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Battle of Northampton, 1460

Battle of Northampton, 1460

Wars of the Roses

Northampton was one of the principal seats of Medieval Royal Government: its castle and administrative centre for the southern part of the kingdom. This accounts for the fact that the trial of Thomas Becket took place here and the University was founded here in 1261 but also for the significant Battle of Northampton in The Wars of the Roses. The Lancastrian King Henry Vl with his wife Margaret Anjou held the strategic position on the far side of the river Nene with the castle behind them. On the 10th July 1460 the Yorkist forces under Warwick the Kingmaker and the Royal claimant Edward Earl of March massed on the sloping ground of Delapre Abbey (now Delapre Golf Club).

At 2pm they advanced towards the Lancastrian army which was well dug in behind a water filled ditch filled with sharpened stakes. The Lancastrians answered with a shower of arrows but the wind and heavy rain tended to deflect these. Worst still for Henry Vl his commander on the left flank Lord Grey of Ruthvin changed sides allowing the Yorkist army to sweep in and capture the King. He was first taken to the abbey itself and from there to imprisonment in the Tower of London. The following year Edward, Earl of March was crowned Edward lV. One notable feature of the battle was the fact that artillery was used for the first time in England, though this had little effect as the rain has rendered the powder ineffectual.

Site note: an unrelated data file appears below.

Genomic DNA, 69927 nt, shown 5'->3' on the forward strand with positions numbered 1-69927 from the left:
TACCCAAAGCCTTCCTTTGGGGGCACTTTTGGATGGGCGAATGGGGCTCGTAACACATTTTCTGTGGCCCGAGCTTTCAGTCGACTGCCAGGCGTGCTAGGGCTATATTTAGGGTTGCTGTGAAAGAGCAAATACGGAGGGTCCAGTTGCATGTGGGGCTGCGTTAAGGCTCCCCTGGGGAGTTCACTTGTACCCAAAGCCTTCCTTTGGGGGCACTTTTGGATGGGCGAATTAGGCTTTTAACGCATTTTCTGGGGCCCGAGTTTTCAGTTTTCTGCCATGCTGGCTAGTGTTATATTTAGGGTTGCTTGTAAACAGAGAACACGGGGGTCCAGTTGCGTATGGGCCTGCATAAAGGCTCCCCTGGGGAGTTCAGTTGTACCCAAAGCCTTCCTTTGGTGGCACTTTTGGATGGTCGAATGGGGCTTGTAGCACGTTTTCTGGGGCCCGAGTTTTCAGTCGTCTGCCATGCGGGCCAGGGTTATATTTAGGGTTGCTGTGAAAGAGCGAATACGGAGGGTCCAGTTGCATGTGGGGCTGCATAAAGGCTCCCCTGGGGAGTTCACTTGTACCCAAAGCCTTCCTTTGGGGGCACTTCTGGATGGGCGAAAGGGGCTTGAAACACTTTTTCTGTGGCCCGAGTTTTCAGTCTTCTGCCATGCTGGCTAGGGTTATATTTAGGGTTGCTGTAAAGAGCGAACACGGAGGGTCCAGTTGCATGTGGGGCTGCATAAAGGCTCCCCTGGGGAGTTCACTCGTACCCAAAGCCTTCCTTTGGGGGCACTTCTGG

The other principal Yorkist site in the county is at Fotheringhay where the tombs of Edward lV father and his uncle Edward, 2nd and 3rd Dukes of York are to be found.

Contact & Opening Times

Delapre Abbey
London Road
Northampton

NN4 8AW 

The battlefield is now in the grounds of Delapre Abbey, hugely popular year-round with walkers and garden lovers.

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